NSBezierPath append CGGlyph

  • I'm doing some work with Quartz and have a buffer of CGGlyphs. I am
    trying to append them to an NSBezierPath but I cannot find an
    appropriate method.

    I tried simply casting them to (NSGlyph *) which obviously didn't
    work. Any suggestions?

    - Keith
  • On Sep 1, 2007, at 8:59 AM, Keith Duncan wrote:

    > I'm doing some work with Quartz and have a buffer of CGGlyphs. I am
    > trying to append them to an NSBezierPath but I cannot find an
    > appropriate method.
    >
    > I tried simply casting them to (NSGlyph *) which obviously didn't
    > work. Any suggestions?

    NSGlyph is not an object, it's an int.  Try casting them to a NSGlyph
    (no asterisk)
  • > NSGlyph is not an object, it's an int.  Try casting them to a
    > NSGlyph (no asterisk)

    Actually NSGlyph is an unsigned integer, whereas CGGlyph is an
    unsigned short. However I have a buffer (C style array) of CGGlyphs.

    The method I was using was -[NSBezierPath's
    appendBezierPathWithGlyphs:count:inFont:] which expects a buffer of
    NSGlyphs. So you see my cast was correct it just seems that there is
    an index mismatch between CGGlyph and NSGlyph such that they aren't
    interchangeable.

    - Keith
  • On Sep 1, 2007, at 10:49 AM, Keith Duncan wrote:

    >> NSGlyph is not an object, it's an int.  Try casting them to a
    >> NSGlyph (no asterisk)
    >
    > Actually NSGlyph is an unsigned integer, whereas CGGlyph is an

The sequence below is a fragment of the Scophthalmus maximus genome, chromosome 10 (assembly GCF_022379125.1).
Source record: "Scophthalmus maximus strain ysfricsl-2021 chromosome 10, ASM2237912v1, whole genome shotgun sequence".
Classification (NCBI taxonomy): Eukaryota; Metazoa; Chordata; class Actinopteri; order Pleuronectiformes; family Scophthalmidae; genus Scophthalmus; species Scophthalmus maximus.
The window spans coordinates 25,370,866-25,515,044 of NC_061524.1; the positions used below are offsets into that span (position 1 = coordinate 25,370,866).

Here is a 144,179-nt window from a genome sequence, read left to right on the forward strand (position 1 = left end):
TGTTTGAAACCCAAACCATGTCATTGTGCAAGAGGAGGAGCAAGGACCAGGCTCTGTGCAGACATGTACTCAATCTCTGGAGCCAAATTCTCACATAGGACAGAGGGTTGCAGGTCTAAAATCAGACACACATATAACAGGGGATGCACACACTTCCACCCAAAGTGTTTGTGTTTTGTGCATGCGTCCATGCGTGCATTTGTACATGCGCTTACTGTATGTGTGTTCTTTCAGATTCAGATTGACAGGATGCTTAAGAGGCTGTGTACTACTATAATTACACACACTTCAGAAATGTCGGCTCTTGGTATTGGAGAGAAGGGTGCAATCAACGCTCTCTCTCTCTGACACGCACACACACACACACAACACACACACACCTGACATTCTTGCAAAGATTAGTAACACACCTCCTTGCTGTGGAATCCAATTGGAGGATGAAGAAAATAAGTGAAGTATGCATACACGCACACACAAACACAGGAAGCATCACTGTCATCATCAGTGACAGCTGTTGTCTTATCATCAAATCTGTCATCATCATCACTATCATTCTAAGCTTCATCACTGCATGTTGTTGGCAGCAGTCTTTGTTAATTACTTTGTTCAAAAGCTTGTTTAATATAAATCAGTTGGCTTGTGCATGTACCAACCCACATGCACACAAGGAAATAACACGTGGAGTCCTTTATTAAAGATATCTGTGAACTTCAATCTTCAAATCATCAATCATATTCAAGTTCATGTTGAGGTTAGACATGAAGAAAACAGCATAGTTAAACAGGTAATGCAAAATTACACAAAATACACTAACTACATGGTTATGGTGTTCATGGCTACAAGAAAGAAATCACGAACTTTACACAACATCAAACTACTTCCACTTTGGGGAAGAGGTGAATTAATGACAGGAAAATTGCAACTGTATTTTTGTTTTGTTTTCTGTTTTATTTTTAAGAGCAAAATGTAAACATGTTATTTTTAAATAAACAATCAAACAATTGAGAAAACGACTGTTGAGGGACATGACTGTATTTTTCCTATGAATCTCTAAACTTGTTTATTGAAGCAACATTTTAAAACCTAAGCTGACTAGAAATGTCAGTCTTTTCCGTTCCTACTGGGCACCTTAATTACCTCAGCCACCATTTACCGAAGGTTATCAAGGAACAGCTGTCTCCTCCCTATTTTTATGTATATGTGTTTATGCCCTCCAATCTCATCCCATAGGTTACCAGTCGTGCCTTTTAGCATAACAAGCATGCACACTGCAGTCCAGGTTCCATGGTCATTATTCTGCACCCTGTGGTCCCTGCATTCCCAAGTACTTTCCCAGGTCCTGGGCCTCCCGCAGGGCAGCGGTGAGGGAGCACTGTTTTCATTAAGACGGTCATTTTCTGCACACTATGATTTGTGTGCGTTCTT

> unsigned short. However I have a buffer (C style array) of CGGlyphs.
    >
    > The method I was using was -[NSBezierPath's
    > appendBezierPathWithGlyphs:count:inFont:] which expects a buffer of
    > NSGlyphs. So you see my cast was correct it just seems that there is
    > an index mismatch between CGGlyph and NSGlyph such that they aren't
    > interchangeable.

    Ah.. I see.  I believe that NSGlyph and CGGlyph should store the same
    value, but your problem is that they store them in differently sized
    chunks so that when you create arrays of the chunks, they don't line
    up properly.

    Both NSGlyph and CGGlyph simply represent the glyph index of a
    particular graphic in the font.  The most direct solution to your
    problem would be to simply allocate a local array large enough to hold
    NSGlyph values and then simply trans-coding the array of glyph IDs
    from CGGlyph to NSGlyph so that you get the properly sized array.

    Unfortunately, the other way to go from a CGGlyph to a path would be
    to use Core Text and CTFontCreatePathForGlyph which does not exist in
    Tiger.  Still, in that case, you'd have to use something like
    CGPathApply or a similar mechanism to get an NSBezierPath that you
    could append to other NSBezierPaths.

    Scott
  • On Sep 1, 2007, at 8:49 AM, Keith Duncan wrote:

    >> NSGlyph is not an object, it's an int.  Try casting them to a
    >> NSGlyph (no asterisk)
    >
    > Actually NSGlyph is an unsigned integer, whereas CGGlyph is an
    > unsigned short. However I have a buffer (C style array) of CGGlyphs.
    >
    > The method I was using was -[NSBezierPath's
    > appendBezierPathWithGlyphs:count:inFont:] which expects a buffer of
    > NSGlyphs. So you see my cast was correct it just seems that there
    > is an index mismatch between CGGlyph and NSGlyph such that they
    > aren't interchangeable.

    Actually your cast doesn't help and is in fact wrong since it
    prevents the compiler from seeing your error.

    If you have an C array of CGGlyphs then each array slot is 2 bytes
    wide and casting wont change how the memory is allocated or
    populated. The appendBezierPathWithGlyphs:count:inFont: method
    expects a C array of NSGlyphs (4 byte slots).